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Are You Born With Gluten Intolerance?

By: Christine Whitfield BA (hons) - Updated: 5 Oct 2012 | comments*Discuss
 
Gluten Intolerance Child Allergy Adult

Gluten intolerance is a malabsorption disease which also goes by other names such as celiac sprue and gluten enteropathy. A gluten intolerance is when it is difficult for the body to get the required nutrients from foods.

The body does not produce a digestive enzyme called intestinal glutaminase that is essential for digesting gluten products. Sufferers can develop celiac disease which is when gluten is unable to leave the body and so Gliadin (a molecule that makes up a large part of the protein in wheat) antibodies are produced. This in turn makes the bowels become flattened and so getting rid of waste products and toxins becomes difficult. The bowel will turn irritable, becoming more permeable, which is when sufferers develop symptoms as larger proteins are able to pass through.

The body’s response to this is to producing more histamine, seratonin, kinins, prostaglandins, and interleukins and they can all trigger or aggravate autoimmune and inflammatory. It is often difficult for doctor's to diagnose gluten intolerance and so it is important to be aware of the symptoms and if you have concerns, to consult your doctor or take a home test.

Am I Born With It?

A gluten allergy is an hereditary disorder and so people can be born with it. Sufferers can still develop it as a child allergy or it can even be developed as a late onset allergy. However, a gluten allergy can appear at any time of life but some research shows occurrence does not change much between childhood and adulthood and so gluten intolerance is likely to have been developed at birth, as a child or when a person is growing up. However, there have been reports that those who have had a child allergy will then see it fade and return as in their 30s or 40s.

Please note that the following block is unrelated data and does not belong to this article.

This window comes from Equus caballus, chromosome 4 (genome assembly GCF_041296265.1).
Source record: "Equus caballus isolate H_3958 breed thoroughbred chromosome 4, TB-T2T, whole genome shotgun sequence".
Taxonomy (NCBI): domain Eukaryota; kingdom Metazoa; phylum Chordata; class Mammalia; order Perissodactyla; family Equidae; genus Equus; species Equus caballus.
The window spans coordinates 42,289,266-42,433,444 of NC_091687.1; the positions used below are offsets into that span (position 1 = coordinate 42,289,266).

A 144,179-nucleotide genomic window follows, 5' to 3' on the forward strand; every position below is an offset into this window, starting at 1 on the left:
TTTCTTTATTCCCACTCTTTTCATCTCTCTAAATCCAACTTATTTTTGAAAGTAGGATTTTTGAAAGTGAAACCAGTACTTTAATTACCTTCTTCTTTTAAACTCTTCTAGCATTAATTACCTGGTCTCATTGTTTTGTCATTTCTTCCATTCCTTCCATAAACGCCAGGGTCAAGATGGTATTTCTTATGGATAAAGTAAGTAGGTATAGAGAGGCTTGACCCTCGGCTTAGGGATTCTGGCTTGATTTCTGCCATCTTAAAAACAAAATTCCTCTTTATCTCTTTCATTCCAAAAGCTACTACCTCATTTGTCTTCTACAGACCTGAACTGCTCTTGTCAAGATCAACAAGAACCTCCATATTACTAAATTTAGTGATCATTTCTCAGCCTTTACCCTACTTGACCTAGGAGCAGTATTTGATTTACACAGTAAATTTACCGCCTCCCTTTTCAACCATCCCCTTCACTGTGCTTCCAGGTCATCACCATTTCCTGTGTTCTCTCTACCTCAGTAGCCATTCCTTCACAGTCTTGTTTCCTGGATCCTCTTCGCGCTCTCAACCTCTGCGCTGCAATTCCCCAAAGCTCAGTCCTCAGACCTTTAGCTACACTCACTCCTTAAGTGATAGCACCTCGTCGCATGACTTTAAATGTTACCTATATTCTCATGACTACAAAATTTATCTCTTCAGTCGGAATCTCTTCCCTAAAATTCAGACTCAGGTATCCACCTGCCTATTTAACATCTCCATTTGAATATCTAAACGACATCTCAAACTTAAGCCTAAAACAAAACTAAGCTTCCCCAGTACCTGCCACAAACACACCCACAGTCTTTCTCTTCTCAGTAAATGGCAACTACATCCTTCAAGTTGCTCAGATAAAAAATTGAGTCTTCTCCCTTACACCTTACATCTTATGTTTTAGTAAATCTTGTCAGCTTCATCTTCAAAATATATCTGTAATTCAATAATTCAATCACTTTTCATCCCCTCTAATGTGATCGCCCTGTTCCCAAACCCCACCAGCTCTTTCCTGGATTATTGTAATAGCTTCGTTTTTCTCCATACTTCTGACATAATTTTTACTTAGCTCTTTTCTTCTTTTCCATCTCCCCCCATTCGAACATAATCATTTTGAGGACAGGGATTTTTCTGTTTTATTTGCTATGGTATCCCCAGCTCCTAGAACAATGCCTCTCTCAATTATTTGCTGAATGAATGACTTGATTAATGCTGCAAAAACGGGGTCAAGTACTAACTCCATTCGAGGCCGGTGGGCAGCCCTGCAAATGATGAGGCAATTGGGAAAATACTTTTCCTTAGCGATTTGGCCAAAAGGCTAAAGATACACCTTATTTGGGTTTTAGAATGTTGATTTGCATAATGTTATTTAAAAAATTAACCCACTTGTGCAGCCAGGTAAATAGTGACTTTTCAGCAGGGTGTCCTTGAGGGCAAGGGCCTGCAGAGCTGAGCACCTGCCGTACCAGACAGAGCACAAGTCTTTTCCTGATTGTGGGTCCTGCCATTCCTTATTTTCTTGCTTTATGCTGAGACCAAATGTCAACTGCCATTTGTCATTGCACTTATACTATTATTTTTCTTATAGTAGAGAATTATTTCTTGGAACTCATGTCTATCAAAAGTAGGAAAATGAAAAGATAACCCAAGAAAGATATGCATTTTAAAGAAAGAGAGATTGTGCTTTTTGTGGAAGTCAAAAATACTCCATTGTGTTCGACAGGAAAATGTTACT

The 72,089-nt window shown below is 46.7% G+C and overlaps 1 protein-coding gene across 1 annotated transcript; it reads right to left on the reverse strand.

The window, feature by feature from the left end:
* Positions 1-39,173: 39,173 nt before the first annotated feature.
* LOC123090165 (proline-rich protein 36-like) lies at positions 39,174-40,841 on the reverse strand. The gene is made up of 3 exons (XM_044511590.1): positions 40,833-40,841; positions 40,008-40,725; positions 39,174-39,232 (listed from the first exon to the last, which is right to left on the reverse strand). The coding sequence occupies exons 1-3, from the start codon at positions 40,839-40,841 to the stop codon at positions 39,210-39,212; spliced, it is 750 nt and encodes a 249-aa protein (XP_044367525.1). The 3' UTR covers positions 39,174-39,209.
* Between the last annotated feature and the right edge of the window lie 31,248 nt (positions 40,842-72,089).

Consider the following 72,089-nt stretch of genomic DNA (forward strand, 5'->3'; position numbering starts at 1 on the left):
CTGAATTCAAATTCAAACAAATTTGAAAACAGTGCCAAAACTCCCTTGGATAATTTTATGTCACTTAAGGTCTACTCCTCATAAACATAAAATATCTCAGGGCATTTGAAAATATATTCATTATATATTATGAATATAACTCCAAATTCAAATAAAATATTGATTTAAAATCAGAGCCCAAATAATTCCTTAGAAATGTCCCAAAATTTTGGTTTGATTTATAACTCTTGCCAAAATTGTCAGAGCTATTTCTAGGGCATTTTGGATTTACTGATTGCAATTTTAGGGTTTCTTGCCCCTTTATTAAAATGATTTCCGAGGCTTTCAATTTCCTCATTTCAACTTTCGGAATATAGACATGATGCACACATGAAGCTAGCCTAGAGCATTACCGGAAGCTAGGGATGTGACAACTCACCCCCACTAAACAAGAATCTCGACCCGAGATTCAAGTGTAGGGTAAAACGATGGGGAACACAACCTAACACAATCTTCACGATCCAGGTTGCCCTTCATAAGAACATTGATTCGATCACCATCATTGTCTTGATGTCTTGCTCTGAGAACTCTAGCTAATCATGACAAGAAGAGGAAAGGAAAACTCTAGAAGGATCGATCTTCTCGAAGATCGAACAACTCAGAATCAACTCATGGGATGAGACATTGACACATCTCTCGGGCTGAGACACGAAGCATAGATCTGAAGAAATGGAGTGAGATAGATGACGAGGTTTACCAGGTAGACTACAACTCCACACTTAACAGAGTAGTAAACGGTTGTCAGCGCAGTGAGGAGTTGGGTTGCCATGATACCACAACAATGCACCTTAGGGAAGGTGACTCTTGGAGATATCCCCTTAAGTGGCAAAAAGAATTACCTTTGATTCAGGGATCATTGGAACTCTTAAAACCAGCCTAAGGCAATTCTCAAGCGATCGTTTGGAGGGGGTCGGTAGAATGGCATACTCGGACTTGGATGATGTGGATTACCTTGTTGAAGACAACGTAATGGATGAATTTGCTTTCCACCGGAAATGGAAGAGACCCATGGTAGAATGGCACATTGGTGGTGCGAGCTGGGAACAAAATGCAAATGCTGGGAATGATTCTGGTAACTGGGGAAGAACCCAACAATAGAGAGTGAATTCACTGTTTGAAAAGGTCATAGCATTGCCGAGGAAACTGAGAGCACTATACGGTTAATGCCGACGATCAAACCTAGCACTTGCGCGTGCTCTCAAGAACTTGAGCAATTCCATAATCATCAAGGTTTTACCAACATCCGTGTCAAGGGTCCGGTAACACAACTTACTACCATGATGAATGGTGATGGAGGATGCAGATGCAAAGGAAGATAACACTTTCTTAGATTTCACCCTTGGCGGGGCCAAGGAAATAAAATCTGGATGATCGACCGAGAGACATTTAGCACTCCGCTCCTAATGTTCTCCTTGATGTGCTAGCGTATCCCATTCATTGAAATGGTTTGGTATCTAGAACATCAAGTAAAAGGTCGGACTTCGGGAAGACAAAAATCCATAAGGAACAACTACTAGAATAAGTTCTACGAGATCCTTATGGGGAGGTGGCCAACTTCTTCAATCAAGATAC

Gluten intolerance can also be brought on through stress, infection, surgery and childbirth. To be sure to avoid a reaction, those suffering with the allergy or believe they have symptoms of the adult allergy should consult a physician or dietitian who specializes in allergies such as these. Symptoms can include:

  • Vomiting
  • Abdominal pain
  • Flatulence
  • Bloating
  • Dyspepsia (an uncomfortable sensation or pain in the upper area of the stomach)
  • Diarrhea (possibly the symptom that is the most major)
  • Fat excreted in stools (because of poor digestion)
  • Insomnia, fatigue and/or irritability
  • Emotional or behavioural problems / referral to psychiatric counselling
  • Conditions such as diabetes, epilepsy, rheumatoid arthritis, Lupus, and many, many more
  • Repeated episodes of bad gas and/or foul, burning, and ropey stools
  • Pain, burning, or numbness in skin, joints, hands, feet, and/or muscles
  • Seizures
  • Bad teeth
  • Obesity or emaciation
  • Frequent headaches
  • Frequent colds

If diagnosed with gluten intolerance, a dietician or physician will be able to help devise a gluten free diet plan. Even once a sufferer knows the type of foods that are gluten free, it is still important to read all food ingredient lists carefully to make sure that the food does not contain gluten to avoid a reaction. If you are unsure whether a product has gluten in or not then make sure you speak to the assistant.

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